With so much mainstream partisan politics in disarray both sides of the pond, and so many public policy issues in play at once over rights, freedoms and securities, there is no shortage of issue-groups with which to be associated as an activist or supporter. And so much easier to throw in your lot with a single issue party, when it is clear what it’s for and/or what it’s against, and thereby avoid the messier politics of a broader mainstream party. One reason why a strong “single-issue” agenda for me is proper proportional representation in as many contexts as possible, where rights and responsibilities can be shared and balanced, but I digress.
So consider for example, that LGBTI rights and freedoms figure large in many other contexts, whether it be religious extremisms (and not so extremes), or day to day politics and government, and all points between. Alice Dreger has been a “justice warrior” in the “TI” subset of LGBTI for some time – a pretty narrow single set of issues you might think. That is unless you’ve read her Galileo’s Middle Finger, where you discover how the real issue is one of fundamental academic freedoms and their dependence on the enlightenment principles shared – no coincidence – by both politics and science.
Julian Baggini writing on “animal rights” in the vegetarian vs meat-eating debate, notes that even that issue can have no simple objective ethical solution but is rather part of the bigger ethical debate on the place of humanity as part of the natural world. He concludes that the fact that the issue remains problematic – making us feel uncomfortable yet unable to find a neat solution – is in fact a virtue. It’s maybe a reason not to reject out of hand those non-secular taboos and rituals around meat slaugher and eating that have evolved culturally and been enshrined in religious practice. Disagreeing is one thing; denying their value is another.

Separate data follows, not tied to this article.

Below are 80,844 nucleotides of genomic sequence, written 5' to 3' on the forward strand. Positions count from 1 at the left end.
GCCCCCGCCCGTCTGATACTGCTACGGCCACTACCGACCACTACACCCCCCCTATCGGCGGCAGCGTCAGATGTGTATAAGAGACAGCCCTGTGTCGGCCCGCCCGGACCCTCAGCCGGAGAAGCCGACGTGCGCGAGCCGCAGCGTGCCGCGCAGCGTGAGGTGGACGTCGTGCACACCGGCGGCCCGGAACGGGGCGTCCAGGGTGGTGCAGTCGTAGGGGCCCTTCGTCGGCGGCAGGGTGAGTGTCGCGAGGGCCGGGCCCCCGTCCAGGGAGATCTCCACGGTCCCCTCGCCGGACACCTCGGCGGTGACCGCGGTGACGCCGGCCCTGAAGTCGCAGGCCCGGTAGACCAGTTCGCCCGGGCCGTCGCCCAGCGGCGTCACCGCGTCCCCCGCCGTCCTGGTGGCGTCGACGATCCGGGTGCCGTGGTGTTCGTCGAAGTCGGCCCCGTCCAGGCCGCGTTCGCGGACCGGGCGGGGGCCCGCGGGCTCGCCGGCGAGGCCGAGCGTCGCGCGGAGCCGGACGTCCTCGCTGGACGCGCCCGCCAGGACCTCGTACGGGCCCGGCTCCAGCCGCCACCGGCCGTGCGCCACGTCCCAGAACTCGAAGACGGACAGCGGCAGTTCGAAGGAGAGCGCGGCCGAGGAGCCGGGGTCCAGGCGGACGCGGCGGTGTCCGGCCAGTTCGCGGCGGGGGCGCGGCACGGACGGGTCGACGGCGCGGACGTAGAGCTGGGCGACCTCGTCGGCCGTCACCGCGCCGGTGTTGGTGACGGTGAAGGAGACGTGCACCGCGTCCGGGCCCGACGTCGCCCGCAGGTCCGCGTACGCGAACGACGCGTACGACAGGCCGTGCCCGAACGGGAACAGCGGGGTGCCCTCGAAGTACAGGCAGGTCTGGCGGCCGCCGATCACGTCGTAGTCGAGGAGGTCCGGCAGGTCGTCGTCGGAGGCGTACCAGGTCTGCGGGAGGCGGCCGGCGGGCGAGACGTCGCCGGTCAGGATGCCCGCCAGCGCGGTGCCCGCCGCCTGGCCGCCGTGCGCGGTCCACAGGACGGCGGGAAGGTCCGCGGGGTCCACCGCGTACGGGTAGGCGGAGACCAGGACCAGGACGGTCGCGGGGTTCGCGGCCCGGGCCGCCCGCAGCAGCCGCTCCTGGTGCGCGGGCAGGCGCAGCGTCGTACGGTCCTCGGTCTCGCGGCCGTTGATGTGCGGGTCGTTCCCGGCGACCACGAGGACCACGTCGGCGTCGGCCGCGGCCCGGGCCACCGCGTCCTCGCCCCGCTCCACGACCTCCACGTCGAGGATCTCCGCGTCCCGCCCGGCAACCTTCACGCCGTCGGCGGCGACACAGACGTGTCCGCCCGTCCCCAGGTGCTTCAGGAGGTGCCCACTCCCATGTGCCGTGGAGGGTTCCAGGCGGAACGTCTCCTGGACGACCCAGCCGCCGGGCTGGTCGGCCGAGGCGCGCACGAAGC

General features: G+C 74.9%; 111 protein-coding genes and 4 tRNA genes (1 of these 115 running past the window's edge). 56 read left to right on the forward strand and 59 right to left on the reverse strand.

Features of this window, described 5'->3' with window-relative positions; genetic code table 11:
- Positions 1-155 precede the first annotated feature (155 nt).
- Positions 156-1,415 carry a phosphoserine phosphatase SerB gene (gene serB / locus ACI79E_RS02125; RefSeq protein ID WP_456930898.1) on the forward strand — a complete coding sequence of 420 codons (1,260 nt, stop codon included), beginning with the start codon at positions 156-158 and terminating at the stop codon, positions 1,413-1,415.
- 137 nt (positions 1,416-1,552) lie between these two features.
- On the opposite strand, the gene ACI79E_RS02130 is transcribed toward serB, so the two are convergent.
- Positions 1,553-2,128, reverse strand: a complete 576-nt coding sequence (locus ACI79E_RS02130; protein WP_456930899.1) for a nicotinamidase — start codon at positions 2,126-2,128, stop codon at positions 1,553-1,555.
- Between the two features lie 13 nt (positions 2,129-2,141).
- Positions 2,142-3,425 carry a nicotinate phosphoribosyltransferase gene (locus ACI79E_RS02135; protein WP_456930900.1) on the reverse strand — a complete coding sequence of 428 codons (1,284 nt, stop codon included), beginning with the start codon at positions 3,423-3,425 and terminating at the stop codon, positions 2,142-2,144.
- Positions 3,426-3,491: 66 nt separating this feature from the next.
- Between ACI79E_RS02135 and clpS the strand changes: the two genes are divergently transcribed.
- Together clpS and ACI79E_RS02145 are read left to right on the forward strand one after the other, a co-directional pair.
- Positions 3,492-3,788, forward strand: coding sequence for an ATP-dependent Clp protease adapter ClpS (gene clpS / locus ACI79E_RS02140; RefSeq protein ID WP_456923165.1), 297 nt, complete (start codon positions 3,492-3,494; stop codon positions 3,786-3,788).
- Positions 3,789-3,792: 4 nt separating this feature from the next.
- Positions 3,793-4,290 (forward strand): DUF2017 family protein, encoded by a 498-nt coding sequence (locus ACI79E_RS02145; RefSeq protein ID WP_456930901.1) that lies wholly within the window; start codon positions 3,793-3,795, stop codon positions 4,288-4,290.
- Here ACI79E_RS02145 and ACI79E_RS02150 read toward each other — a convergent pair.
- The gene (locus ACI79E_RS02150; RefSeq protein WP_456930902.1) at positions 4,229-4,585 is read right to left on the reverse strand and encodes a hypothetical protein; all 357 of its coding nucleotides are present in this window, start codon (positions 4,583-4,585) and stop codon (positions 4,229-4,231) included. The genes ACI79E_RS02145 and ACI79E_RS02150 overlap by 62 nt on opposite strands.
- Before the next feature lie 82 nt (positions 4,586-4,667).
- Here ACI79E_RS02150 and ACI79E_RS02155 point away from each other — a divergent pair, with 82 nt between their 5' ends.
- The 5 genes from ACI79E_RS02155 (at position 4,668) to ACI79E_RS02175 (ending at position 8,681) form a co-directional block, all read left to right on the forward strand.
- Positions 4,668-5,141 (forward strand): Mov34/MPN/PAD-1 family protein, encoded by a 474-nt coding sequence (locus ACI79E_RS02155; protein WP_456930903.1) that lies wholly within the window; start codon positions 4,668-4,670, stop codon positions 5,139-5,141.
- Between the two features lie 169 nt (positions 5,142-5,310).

Jonathan Sacks speaking on how we have “outsourced” much ethical decision-making, to the market of objective things we can trade for numbers, risks losing the natural “entropy-reversal” corrective of humanity’s internalised moral compass. The telos that comes with that is more than simply history as the collected memory of apparently objective facts.
“Cultures [that have an inner moral voice] stay young. They defeat the entropy, the loss of energy, that has spelled the decline and fall of every other empire and superpower in history. But the West … has externalised what it once internalised. It has outsourced responsibility. It has reduced ethics to economics and politics.”
Justice as ethical good must of course be closely connected to truth as objective fact, but there can never be a simple relationship that reduces the one to the other. Whatever a single ethical issue, it’s answer can never be a single academic or scientific fact. As Alice Dreger suggests here, the relationship between (factual) truth and (ethical) justice must remain uncomfortable, for good reason.
And, as she concludes, however good it is to espouse a single issue policy, how else would we progress change if people didn’t do so, it is equally if not more important to value the dissenters and the freedom of their arguments. Which is not an argument for absolute freedom of expresssion. However, truth will learn from differences over justice, expressed differences over right and wrong, not by being constrained by a single policy on justice, in the complementary way that justice will benefit from knowing new improved truth.
There is no easy relationship between truth and justice that can be simplified by adopting a single issue policy any more than ethics and justice can be reduced to objective truth.